This happened during the late 90s, but it’s clear how useful Widmer’s reflection on his experience is for us today. After crashing out of the internet business, Widmer went into a dark period of frustration, resentment, and questioning. What is the purpose of business? Is capitalism a just system? He found consolation in a strange place: television. It was 2000, the Jubilee Year, and John Paul II was traveling the globe and appearing regularly in the nightly news. Widmer recalled the dramatic presence of the man whom he had protected during his happy period in Rome. And then he started paying attention to the speeches that that man was making.
In one speech the pope spoke about the “spirituality of work,” and Widmer’s interest was piqued. “Man is more valuable for what he is,” the pope said. “I couldn’t let go of those words,” Widmer comments. “I started to realize that it’s the person, every specific human person, who counts in business.”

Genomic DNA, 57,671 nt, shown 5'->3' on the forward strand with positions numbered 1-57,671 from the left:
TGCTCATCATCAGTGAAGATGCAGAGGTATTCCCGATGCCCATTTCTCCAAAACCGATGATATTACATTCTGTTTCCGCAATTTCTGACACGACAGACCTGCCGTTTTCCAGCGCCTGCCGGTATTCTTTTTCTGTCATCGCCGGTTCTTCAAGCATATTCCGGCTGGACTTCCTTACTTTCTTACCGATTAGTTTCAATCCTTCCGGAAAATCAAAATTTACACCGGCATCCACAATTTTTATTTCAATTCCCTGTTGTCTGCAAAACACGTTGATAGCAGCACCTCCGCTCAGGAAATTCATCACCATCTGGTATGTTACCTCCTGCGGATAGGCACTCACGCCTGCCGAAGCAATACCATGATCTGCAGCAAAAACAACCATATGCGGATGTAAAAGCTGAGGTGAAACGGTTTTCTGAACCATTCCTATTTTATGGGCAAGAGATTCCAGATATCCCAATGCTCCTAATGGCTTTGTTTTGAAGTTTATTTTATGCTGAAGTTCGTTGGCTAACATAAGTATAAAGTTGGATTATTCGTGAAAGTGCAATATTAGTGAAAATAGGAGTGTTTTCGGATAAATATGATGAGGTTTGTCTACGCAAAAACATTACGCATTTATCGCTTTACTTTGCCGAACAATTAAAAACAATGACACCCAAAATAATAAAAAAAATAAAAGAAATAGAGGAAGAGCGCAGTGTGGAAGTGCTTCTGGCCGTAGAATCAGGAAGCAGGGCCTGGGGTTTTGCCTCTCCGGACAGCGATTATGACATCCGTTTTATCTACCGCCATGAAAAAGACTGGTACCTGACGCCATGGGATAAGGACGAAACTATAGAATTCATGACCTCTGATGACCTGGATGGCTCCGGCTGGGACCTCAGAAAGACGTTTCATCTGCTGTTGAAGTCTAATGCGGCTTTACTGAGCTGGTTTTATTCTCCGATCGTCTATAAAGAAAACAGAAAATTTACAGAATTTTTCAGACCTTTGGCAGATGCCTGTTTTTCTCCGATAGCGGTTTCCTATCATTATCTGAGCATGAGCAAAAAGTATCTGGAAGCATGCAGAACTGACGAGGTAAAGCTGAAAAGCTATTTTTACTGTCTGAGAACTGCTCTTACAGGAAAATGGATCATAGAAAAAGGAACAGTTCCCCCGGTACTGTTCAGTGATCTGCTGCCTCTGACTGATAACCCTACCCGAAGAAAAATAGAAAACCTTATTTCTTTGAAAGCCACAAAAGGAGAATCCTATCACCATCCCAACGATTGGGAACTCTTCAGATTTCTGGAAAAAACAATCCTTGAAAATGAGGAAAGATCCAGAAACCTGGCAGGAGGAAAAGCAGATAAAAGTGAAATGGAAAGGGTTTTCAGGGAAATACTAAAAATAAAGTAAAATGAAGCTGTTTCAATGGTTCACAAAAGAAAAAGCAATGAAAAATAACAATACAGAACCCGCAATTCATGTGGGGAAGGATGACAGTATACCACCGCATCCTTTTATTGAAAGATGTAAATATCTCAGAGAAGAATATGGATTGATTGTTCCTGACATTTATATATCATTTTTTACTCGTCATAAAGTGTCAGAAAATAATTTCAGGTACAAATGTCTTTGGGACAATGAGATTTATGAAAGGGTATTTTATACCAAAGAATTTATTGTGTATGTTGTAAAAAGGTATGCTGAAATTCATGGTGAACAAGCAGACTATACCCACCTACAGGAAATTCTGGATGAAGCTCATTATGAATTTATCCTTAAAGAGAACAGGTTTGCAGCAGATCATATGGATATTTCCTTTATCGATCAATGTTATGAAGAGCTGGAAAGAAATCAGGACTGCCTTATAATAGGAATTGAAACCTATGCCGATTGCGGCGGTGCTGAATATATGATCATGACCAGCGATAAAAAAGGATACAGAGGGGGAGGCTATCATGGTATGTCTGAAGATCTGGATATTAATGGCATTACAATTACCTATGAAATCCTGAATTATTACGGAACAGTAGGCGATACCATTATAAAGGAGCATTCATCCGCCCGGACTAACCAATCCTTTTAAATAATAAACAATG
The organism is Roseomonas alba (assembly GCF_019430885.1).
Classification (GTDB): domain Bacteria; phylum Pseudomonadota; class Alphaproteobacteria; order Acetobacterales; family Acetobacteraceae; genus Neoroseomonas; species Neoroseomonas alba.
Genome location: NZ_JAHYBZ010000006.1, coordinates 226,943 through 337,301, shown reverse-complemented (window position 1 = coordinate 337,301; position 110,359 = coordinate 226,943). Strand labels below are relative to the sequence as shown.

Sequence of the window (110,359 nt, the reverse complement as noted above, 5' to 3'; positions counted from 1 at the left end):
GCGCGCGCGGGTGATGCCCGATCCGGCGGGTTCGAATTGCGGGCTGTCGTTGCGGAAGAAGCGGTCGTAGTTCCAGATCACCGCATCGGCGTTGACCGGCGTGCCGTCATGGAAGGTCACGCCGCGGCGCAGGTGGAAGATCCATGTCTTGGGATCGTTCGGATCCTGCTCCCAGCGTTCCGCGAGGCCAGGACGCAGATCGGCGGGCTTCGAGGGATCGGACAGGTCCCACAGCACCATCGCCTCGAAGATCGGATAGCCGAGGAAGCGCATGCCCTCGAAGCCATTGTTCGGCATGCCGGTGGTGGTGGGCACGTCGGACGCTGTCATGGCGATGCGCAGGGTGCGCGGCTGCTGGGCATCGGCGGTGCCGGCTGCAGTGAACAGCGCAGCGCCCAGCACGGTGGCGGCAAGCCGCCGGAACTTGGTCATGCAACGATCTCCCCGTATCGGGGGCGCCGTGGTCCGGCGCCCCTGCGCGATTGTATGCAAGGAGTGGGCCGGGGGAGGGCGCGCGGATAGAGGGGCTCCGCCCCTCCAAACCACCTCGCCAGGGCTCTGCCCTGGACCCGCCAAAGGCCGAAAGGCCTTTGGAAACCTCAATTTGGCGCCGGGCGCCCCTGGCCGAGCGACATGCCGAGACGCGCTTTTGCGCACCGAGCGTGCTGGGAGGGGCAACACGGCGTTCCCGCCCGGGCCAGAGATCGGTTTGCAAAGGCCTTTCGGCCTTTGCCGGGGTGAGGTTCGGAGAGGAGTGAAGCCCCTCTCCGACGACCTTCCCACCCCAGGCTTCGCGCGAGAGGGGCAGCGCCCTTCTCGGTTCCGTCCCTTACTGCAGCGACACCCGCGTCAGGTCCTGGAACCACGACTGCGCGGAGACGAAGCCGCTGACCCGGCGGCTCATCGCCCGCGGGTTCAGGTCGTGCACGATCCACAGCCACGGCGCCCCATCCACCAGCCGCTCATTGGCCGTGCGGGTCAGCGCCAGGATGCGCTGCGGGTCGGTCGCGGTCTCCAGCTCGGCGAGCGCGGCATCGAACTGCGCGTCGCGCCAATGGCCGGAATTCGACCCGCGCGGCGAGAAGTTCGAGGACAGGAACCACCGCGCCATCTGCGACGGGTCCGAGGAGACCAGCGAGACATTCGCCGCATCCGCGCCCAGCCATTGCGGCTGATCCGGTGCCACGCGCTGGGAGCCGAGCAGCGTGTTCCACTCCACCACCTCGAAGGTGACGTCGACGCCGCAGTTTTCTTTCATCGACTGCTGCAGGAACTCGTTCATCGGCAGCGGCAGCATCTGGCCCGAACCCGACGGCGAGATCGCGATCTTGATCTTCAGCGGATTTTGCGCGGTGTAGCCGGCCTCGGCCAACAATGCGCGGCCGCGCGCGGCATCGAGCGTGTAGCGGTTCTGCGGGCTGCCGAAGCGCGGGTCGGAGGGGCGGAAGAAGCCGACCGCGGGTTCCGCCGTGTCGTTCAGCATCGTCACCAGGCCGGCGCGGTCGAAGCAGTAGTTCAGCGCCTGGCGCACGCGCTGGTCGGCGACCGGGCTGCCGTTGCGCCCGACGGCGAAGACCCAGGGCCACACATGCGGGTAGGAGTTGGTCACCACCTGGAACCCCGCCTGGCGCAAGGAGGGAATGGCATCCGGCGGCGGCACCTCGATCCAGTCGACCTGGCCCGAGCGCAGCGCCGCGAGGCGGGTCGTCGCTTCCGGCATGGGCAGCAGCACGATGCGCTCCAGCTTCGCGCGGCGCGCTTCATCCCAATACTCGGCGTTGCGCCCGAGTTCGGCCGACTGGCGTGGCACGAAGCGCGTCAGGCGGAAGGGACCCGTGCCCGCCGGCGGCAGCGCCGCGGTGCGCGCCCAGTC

There is more to that, of course, but it would not fit into this review. What is more telling, however, is what Widmer did after hearing them: he concentrated on consulting projects for helping small and middle-sized business in the Third World. Business is useful for humanity if it gets people out of poverty. Helping businesses in places which have been ravaged by war and social decay turned out to make Widmer much happier than he had ever been before. Eventually, he came to found the Social Equity Venture Fund (SEVEN Fund), a foundation aimed at finding “enterprise-based” approaches to tackling poverty.